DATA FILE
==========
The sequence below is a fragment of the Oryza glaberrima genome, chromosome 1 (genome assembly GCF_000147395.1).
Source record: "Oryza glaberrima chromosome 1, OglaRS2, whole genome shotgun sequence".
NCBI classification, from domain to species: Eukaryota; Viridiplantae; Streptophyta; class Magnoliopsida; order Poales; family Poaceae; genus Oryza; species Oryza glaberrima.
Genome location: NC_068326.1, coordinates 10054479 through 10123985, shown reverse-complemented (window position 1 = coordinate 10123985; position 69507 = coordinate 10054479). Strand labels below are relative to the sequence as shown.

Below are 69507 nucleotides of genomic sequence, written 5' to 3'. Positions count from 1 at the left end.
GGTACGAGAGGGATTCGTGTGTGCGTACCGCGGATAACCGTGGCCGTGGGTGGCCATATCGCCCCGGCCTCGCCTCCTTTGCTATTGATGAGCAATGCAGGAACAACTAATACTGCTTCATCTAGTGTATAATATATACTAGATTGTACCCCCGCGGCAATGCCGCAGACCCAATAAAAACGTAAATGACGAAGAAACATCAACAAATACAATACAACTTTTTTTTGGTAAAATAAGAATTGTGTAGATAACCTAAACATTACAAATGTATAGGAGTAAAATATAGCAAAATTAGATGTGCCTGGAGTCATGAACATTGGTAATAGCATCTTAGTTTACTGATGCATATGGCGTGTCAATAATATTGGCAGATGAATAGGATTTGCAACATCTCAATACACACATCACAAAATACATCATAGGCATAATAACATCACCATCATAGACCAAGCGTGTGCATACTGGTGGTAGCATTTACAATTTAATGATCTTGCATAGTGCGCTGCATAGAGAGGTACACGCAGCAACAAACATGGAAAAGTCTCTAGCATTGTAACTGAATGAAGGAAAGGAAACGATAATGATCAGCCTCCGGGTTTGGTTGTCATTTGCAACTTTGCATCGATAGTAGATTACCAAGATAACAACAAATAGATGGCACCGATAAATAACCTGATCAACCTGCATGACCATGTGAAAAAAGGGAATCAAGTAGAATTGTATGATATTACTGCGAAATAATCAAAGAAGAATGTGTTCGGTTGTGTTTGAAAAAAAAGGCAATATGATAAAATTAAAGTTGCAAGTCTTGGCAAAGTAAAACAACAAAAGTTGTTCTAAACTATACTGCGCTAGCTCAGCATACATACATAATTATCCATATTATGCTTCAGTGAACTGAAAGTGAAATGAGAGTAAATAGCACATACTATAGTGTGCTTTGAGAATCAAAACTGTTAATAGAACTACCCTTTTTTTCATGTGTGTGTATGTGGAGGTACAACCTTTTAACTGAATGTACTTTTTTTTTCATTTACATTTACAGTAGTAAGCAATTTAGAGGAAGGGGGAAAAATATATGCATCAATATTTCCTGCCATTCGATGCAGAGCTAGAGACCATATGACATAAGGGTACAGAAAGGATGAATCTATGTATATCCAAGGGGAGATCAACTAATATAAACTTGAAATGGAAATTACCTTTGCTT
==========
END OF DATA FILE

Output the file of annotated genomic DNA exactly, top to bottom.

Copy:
The sequence below is a fragment of the Oryza glaberrima genome, chromosome 1 (genome assembly GCF_000147395.1).
Source record: "Oryza glaberrima chromosome 1, OglaRS2, whole genome shotgun sequence".
NCBI classification, from domain to species: Eukaryota; Viridiplantae; Streptophyta; class Magnoliopsida; order Poales; family Poaceae; genus Oryza; species Oryza glaberrima.
Genome location: NC_068326.1, coordinates 10054479 through 10123985, shown reverse-complemented (window position 1 = coordinate 10123985; position 69507 = coordinate 10054479). Strand labels below are relative to the sequence as shown.

Below are 69507 nucleotides of genomic sequence, written 5' to 3'. Positions count from 1 at the left end.
GGTACGAGAGGGATTCGTGTGTGCGTACCGCGGATAACCGTGGCCGTGGGTGGCCATATCGCCCCGGCCTCGCCTCCTTTGCTATTGATGAGCAATGCAGGAACAACTAATACTGCTTCATCTAGTGTATAATATATACTAGATTGTACCCCCGCGGCAATGCCGCAGACCCAATAAAAACGTAAATGACGAAGAAACATCAACAAATACAATACAACTTTTTTTTGGTAAAATAAGAATTGTGTAGATAACCTAAACATTACAAATGTATAGGAGTAAAATATAGCAAAATTAGATGTGCCTGGAGTCATGAACATTGGTAATAGCATCTTAGTTTACTGATGCATATGGCGTGTCAATAATATTGGCAGATGAATAGGATTTGCAACATCTCAATACACACATCACAAAATACATCATAGGCATAATAACATCACCATCATAGACCAAGCGTGTGCATACTGGTGGTAGCATTTACAATTTAATGATCTTGCATAGTGCGCTGCATAGAGAGGTACACGCAGCAACAAACATGGAAAAGTCTCTAGCATTGTAACTGAATGAAGGAAAGGAAACGATAATGATCAGCCTCCGGGTTTGGTTGTCATTTGCAACTTTGCATCGATAGTAGATTACCAAGATAACAACAAATAGATGGCACCGATAAATAACCTGATCAACCTGCATGACCATGTGAAAAAAGGGAATCAAGTAGAATTGTATGATATTACTGCGAAATAATCAAAGAAGAATGTGTTCGGTTGTGTTTGAAAAAAAAGGCAATATGATAAAATTAAAGTTGCAAGTCTTGGCAAAGTAAAACAACAAAAGTTGTTCTAAACTATACTGCGCTAGCTCAGCATACATACATAATTATCCATATTATGCTTCAGTGAACTGAAAGTGAAATGAGAGTAAATAGCACATACTATAGTGTGCTTTGAGAATCAAAACTGTTAATAGAACTACCCTTTTTTTCATGTGTGTGTATGTGGAGGTACAACCTTTTAACTGAATGTACTTTTTTTTTCATTTACATTTACAGTAGTAAGCAATTTAGAGGAAGGGGGAAAAATATATGCATCAATATTTCCTGCCATTCGATGCAGAGCTAGAGACCATATGACATAAGGGTACAGAAAGGATGAATCTATGTATATCCAAGGGGAGATCAACTAATATAAACTTGAAATGGAAATTACCTTTGCTT